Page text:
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Frederick Jackson Turner: The Revolutionary Frontier

In "Lives of Red Stone River," WID's director writes about influential Wisconsinites. The first essay in the series focuses on historian Frederick Jackson Turner and lessons learned from physical and metaphorical frontiers.

Frederick Jackson Turner illustration from Wisconsin Historical Society

Lives of Red Stone River is a profile series by WID Director David Krakauer examining the people, places and ideas that exemplify creative life in the state of Wisconsin. The series searches for the “imaginative center of gravity in a local constellation of creative lives and places,” Krakauer says.

“In 1935, native Ojibwe speakers recognized the three syllables [in Wisconsin] as phonetic equivalents of ‘Misko’ (red), ‘Ahsin’ (stone) and ‘Sin,’ an ending that signifies a location or place. By this reasoning, Mesconsing / Ouisconsin / Wisconsin meant, ‘Red Stone River.’ Glossaries of Algonquian languages, including Ojibwe and Sauk, confirm that these syllables had the same meanings 300 years ago as they do today.” — Wisconsin Historical Society


Frederick Jackson Turner put the Frontier on the map of North America: working at the University of Wisconsin–Madison in the late 19th century, Turner introduced the idea of a physical, metaphysical and socioeconomic frontier as a defining feature of North American culture.

What is now called Turner’s thesis, or the “Frontier Thesis,” is the claim that the Westward movement across the American continent, confronting a partly imaginary geographical boundary dividing the known and “unknown” world, has been the great promoter of democracy — “democracy born of free land, strong in selfishness and individualism, intolerant of administrative experience…” (Turner 1921). A movement that Turner observes has “dangers as well as benefits.” For Turner, “The problem of the West is nothing less than the problem of American development.” And the same has been said of the development and expansion of European powers, pushing West into the New World across their Empires of the Atlantic.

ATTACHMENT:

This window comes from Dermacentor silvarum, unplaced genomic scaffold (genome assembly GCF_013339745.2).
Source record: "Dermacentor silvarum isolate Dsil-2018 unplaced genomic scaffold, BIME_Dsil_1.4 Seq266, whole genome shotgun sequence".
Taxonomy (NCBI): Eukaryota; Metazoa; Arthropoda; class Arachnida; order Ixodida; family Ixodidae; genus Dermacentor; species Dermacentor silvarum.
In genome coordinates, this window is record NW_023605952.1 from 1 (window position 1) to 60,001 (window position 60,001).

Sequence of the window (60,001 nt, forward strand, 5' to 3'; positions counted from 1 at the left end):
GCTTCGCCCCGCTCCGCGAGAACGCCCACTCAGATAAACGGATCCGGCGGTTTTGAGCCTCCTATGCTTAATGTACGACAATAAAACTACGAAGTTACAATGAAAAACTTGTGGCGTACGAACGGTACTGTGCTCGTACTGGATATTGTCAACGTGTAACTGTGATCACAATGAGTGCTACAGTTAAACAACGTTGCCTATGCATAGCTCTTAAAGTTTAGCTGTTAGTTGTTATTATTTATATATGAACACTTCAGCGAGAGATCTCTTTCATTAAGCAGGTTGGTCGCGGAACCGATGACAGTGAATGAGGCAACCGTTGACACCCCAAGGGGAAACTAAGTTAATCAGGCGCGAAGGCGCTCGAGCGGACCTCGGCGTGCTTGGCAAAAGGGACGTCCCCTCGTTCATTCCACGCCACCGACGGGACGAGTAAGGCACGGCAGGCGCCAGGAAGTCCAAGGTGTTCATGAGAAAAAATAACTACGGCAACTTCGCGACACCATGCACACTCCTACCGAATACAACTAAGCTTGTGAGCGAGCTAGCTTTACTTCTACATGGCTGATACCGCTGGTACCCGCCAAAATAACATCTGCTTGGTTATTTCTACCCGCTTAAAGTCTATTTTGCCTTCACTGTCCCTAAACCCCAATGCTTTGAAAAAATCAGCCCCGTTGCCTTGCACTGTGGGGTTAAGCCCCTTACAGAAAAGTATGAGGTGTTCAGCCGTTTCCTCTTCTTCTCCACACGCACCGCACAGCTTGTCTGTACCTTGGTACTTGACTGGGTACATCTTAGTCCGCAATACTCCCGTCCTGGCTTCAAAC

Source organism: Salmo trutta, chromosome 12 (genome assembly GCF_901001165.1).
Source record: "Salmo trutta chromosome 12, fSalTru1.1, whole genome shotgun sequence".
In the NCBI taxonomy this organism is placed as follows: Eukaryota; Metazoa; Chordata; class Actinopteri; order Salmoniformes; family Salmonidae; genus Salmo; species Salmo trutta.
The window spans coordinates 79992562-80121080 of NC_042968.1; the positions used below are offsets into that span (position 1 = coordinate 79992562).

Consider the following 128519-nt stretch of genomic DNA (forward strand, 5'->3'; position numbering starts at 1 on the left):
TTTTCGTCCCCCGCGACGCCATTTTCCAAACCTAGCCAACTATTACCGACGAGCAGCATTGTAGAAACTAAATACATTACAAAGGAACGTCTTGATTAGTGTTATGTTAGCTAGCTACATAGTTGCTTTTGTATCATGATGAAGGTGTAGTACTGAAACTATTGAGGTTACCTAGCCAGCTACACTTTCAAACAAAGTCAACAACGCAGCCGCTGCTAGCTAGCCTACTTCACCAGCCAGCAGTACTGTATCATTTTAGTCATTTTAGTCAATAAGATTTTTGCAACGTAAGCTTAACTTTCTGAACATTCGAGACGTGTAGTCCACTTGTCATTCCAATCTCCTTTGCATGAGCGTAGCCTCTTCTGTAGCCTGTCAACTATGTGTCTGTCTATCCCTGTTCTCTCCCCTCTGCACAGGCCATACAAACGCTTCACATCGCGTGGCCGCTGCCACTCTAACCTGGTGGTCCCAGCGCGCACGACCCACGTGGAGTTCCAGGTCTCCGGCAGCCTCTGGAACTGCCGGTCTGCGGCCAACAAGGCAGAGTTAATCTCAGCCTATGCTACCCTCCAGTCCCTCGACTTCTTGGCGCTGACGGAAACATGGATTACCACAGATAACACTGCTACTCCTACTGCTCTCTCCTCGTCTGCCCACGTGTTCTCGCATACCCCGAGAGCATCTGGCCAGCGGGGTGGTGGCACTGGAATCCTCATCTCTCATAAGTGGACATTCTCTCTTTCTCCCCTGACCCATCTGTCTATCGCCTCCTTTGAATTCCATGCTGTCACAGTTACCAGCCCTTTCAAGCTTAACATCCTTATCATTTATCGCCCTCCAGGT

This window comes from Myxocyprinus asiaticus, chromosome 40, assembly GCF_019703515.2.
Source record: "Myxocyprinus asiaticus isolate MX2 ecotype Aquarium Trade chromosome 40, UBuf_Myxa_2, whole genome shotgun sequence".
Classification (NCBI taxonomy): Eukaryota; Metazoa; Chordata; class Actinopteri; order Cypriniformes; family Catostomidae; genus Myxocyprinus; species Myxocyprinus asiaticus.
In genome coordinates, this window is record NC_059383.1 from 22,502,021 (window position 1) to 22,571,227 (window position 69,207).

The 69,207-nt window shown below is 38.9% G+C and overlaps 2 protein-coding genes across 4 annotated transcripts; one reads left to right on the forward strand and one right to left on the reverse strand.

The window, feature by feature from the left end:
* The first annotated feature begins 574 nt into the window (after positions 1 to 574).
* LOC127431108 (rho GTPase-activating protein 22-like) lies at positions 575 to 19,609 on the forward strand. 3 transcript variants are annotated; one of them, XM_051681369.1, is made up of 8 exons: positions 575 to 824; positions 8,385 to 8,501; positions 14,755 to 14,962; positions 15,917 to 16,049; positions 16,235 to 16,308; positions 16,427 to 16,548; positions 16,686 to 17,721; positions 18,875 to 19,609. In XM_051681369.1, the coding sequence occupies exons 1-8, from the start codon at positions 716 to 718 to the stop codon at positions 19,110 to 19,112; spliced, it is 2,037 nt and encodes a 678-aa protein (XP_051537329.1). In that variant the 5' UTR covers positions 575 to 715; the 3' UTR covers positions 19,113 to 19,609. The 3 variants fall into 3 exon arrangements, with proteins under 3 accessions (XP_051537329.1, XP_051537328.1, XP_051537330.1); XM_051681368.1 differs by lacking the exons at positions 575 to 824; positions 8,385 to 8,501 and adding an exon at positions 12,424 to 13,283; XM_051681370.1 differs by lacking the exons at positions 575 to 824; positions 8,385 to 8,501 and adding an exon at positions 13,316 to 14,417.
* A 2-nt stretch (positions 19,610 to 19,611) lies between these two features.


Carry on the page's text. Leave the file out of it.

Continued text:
Turner was born in Portage, Wisconsin, in 1861 and graduated from UW–Madison in 1884. Turner wrote his Ph.D. thesis at Johns Hopkins on the topic of the Wisconsin fur trade, and returned to UW as a professor of history in 1890. It was during his tenure at UW that Turner wrote his influential book, The Frontier in American History published in 1921, promoting the thesis that dominated historical thinking about North America for decades to follow.

“Every researcher shares with the explorer a motivating desire to discover and then to cross frontiers.”

— David Krakauer

In this book, Turner went on to argue that the university should play a key role in the development of the nation, “Its mission is to create tendencies and to direct them… Its efficiency is not the efficiency which the business engineer is fitted to appraise. If it is a training ship, it is a training ship bound on a voyage of discovery, seeking new horizons.”

True to his individualistic and exploratory thesis, Turner was a man who execrated meetings and bureaucracy. It is fair to declare that he deplored them with a passion. In 1910, despairing of the university’s reduced emphasis on research, he left UW for Harvard where he remained until 1922.

Every researcher shares with the explorer a motivating desire to discover and then to cross frontiers. The great philosopher of science Thomas Kuhn described science in two phases, ordinary science and revolutionary science (Kuhn 1962). During periods of ordinary science, we accumulate new data and ideas that support our existing theories — we solve puzzles. During revolutions, we cross the frontiers of our understanding, we foment revolutions in thought and thereby come to discover radical new frameworks, or paradigms, to explain our experience.

This scientific ideal was never so eloquently stated than by the Historian Turner when he spoke of the Frontier of the nation, “First of all, there was the ideal of discovery, the courageous determination to break new paths, indifference to the dogma that because an institution of a condition exists, it must remain. All American experience has gone to making of the spirit of innovation; it is in the blood and will not be repressed.”

This is what is meant by innovation. We learn it from our former colleague, one of the most eloquent expositors of Discovery, and in this capacity, a spokesperson for the transdisciplinary mind and the future ambitions of the university.

— David Krakauer 



Turner, Frederick Jackson. The Frontier in American History. New York: Holt, 1921.

Kuhn, T.S. The Structure of Scientific Revolutions. Chicago: University of Chicago Press, 1962.


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